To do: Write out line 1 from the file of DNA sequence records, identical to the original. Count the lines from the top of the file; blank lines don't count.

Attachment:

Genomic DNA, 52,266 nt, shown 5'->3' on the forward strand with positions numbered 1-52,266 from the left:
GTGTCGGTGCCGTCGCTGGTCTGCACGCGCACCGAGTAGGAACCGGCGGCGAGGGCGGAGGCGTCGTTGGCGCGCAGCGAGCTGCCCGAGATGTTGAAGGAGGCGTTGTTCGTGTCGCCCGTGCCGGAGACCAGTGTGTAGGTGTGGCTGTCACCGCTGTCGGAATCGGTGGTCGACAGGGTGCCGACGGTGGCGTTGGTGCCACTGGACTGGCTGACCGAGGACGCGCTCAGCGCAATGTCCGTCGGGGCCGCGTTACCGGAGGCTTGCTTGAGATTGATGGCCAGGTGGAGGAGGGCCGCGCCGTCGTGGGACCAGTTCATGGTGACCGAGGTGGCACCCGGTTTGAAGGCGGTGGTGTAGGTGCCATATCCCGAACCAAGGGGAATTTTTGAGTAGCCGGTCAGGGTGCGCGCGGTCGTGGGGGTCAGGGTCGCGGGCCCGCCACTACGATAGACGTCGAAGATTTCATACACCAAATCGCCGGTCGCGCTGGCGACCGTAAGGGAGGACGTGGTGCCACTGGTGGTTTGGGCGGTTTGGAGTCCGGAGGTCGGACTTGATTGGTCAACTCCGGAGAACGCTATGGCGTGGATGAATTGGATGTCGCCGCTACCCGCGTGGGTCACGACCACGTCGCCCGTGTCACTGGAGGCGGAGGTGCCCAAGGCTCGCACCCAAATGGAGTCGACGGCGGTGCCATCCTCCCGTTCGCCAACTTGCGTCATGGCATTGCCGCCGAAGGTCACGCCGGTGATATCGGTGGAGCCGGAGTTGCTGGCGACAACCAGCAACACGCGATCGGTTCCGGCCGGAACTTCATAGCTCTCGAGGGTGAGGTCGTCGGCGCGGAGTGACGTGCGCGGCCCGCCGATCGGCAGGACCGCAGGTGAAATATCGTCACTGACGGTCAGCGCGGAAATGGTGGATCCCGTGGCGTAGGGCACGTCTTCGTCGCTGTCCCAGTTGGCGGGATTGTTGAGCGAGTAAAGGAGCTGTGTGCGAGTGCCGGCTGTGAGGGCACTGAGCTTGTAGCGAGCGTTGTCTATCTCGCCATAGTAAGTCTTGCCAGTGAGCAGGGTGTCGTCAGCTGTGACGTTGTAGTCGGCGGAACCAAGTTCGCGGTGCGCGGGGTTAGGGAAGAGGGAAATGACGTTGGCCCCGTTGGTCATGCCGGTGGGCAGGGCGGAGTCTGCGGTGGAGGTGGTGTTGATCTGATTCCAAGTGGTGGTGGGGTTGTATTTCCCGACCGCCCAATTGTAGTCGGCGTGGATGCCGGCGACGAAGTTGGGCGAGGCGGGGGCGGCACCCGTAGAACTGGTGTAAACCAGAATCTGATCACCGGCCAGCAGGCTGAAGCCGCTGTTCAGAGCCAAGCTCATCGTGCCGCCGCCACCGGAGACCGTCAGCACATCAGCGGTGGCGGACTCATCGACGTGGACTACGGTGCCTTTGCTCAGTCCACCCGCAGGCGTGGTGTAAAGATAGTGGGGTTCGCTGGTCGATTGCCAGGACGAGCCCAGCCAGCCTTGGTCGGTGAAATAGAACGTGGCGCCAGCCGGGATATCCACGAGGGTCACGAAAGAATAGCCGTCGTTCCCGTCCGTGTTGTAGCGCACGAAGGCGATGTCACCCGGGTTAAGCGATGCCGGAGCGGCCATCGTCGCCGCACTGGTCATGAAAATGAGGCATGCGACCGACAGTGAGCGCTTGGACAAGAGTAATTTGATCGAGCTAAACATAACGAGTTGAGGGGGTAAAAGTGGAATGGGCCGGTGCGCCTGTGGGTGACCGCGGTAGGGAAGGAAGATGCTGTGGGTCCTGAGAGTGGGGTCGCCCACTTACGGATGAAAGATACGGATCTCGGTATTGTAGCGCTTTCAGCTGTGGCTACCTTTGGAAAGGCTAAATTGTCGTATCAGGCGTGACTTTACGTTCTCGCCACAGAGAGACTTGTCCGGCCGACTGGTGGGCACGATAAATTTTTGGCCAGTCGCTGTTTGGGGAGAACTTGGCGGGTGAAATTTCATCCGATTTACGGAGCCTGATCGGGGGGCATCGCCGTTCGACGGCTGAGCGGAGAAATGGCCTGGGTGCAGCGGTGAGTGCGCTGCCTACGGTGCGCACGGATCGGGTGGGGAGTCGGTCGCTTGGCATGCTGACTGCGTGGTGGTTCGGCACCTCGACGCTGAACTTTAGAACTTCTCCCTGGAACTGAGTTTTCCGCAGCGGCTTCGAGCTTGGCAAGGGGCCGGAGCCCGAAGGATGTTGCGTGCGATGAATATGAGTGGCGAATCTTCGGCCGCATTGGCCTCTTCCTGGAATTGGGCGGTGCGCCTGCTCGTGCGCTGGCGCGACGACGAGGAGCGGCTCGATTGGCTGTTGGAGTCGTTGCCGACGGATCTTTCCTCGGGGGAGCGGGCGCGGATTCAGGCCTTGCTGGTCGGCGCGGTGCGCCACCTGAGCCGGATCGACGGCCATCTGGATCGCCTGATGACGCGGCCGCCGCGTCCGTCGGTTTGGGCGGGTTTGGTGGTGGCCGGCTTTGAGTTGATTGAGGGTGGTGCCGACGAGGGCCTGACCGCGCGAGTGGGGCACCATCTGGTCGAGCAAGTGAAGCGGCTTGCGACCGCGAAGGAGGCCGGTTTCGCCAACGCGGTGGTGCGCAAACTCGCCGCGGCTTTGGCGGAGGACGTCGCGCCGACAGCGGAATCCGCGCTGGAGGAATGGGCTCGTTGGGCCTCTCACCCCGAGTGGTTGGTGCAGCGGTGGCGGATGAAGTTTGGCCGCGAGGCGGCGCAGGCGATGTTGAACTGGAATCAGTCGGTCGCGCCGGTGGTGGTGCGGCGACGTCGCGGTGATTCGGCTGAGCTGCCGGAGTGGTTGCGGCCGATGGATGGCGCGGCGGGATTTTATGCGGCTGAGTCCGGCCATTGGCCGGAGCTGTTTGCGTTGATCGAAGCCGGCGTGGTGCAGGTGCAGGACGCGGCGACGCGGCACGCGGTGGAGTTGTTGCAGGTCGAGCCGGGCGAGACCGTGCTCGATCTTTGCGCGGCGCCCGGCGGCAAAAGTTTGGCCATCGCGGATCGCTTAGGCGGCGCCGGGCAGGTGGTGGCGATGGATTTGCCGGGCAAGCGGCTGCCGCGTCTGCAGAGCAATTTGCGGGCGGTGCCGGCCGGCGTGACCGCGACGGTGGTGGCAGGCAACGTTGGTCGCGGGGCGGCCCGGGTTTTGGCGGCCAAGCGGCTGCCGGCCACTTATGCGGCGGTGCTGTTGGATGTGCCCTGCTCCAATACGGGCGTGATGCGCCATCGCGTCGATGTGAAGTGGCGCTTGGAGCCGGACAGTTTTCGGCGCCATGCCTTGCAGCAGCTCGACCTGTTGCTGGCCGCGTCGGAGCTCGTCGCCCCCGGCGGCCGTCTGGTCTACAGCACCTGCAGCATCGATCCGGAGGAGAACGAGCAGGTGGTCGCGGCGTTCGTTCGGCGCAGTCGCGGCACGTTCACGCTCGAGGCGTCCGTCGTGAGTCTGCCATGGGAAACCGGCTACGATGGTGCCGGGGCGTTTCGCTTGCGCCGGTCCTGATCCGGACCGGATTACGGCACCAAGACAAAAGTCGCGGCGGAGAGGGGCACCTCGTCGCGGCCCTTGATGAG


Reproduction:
Genomic DNA, 52,266 nt, shown 5'->3' on the forward strand with positions numbered 1-52,266 from the left: